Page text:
Present address: Department of Psychology, McGill University, Montreal, QC H3A 1B1, Canada.
Bilateral high-frequency stimulation of the subthalamic nucleus on attentional performance: transient deleterious effects and enhanced motivation in both intact and parkinsonian rats
Article first published online: 26 FEB 2007
European Journal of Neuroscience
Volume 25, Issue 4, pages 1187–1194, February 2007
How to Cite
Baunez, C., Christakou, A., Chudasama, Y., Forni, C. and Robbins, T. W. (2007), Bilateral high-frequency stimulation of the subthalamic nucleus on attentional performance: transient deleterious effects and enhanced motivation in both intact and parkinsonian rats. European Journal of Neuroscience, 25: 1187–1194. doi: 10.1111/j.1460-9568.2007.05373.x
- Issue published online: 26 FEB 2007
- Article first published online: 26 FEB 2007
- Received 20 September 2006, revised 16 December 2006, accepted 19 December 2006
- basal ganglia;
- cognitive functions;
- deep brain stimulation;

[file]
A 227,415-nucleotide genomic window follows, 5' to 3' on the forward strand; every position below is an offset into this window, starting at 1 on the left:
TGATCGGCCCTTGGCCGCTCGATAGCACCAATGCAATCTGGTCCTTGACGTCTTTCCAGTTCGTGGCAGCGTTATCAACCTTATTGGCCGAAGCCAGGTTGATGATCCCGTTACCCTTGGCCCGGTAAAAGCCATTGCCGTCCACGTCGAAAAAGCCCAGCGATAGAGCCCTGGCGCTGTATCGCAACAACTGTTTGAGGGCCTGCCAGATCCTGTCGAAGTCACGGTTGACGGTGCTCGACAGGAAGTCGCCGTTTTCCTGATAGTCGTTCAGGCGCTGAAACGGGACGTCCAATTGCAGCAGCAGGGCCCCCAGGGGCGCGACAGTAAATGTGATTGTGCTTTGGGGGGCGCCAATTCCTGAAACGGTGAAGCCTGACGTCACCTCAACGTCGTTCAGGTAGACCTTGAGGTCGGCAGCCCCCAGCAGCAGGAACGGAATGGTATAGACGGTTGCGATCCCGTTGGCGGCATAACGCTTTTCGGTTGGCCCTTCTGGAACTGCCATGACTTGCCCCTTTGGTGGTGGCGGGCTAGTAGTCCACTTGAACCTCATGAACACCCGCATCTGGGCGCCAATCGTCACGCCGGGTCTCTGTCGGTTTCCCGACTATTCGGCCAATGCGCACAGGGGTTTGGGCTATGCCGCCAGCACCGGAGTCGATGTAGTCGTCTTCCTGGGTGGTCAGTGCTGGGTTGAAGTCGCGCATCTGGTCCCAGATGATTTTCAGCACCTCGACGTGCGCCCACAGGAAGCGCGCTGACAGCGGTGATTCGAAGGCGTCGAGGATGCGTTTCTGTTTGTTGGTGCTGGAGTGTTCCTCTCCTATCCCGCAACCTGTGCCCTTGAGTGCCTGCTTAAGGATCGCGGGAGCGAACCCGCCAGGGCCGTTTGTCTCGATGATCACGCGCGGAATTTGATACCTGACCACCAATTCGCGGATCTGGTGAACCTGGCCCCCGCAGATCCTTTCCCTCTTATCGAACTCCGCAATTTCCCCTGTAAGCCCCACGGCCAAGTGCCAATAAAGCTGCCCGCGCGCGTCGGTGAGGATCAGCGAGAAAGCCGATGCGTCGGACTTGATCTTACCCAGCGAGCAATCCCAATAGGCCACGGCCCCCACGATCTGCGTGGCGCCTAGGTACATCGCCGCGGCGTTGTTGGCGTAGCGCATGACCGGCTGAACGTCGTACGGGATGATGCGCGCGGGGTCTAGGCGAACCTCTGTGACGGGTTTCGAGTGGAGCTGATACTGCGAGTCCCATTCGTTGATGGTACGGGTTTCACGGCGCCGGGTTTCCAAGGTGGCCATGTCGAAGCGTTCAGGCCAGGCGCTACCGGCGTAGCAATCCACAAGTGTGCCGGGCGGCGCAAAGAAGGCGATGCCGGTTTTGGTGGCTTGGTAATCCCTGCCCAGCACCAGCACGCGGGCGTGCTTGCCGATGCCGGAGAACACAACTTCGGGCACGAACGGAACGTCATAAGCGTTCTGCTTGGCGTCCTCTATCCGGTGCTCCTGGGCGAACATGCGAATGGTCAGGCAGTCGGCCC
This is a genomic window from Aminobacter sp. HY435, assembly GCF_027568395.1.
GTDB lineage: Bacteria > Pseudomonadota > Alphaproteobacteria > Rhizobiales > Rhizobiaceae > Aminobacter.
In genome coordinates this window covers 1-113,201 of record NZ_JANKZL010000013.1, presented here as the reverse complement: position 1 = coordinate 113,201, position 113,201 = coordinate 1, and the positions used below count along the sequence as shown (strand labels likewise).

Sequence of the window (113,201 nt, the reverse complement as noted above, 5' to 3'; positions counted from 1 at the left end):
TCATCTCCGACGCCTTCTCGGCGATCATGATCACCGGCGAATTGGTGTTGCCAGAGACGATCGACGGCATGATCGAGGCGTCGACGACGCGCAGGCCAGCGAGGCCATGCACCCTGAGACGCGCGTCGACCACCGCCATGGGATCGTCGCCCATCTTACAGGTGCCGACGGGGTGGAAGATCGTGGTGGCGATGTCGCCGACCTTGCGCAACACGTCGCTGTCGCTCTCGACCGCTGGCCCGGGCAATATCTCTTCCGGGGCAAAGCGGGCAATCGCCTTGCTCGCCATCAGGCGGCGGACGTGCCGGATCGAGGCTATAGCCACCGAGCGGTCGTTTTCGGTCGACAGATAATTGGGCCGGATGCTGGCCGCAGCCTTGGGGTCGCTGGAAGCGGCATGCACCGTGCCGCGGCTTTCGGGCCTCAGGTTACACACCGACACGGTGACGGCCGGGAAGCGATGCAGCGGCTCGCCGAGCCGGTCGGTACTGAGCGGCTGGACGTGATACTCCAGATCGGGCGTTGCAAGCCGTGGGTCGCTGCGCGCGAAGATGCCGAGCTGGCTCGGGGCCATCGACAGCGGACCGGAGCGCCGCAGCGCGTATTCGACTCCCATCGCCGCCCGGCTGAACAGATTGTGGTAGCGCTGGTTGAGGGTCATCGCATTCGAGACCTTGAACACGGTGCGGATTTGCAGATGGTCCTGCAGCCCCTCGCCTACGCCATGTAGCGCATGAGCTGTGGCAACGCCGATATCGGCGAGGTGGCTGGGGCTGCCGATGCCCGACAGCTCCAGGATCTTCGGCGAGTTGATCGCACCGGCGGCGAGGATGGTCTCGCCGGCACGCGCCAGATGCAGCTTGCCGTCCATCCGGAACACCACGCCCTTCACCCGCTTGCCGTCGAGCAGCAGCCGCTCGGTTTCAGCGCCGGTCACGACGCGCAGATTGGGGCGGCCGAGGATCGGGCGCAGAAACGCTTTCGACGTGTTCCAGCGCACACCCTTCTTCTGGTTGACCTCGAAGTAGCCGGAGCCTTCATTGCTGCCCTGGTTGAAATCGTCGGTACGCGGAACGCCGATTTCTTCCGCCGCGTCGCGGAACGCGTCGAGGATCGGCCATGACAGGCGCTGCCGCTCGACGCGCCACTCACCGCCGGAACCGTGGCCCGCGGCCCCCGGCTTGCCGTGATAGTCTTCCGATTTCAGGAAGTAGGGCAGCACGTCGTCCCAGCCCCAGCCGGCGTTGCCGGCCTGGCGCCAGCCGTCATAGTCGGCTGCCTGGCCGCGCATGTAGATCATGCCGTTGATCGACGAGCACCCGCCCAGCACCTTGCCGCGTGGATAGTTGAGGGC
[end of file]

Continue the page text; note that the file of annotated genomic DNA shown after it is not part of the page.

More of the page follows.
It is now well established that subthalamic nucleus high-frequency stimulation (STN HFS) alleviates motor problems in Parkinson's disease. However, its efficacy for cognitive function remains a matter of debate. The aim of this study was to assess the effects of STN HFS in rats performing a visual attentional task. Bilateral STN HFS was applied in intact and in bilaterally dopamine (DA)-depleted rats. In all animals, STN HFS had a transient debilitating effect on all the variables measured in the task. In DA-depleted rats, STN HFS did not alleviate the deficits induced by the DA lesion such as omissions and latency to make correct responses, but induced perseverative approaches to the food magazine, an indicator of enhanced motivation. In sham-operated controls, STN HFS significantly reduced accuracy and induced perseverative behaviour, mimicking partially the effects of bilateral STN lesions in the same task. These results are in line with the hypothesis that STN HFS only partially mimics inactivation of STN produced by lesioning and confirm the motivational exacerbation induced by STN inactivation.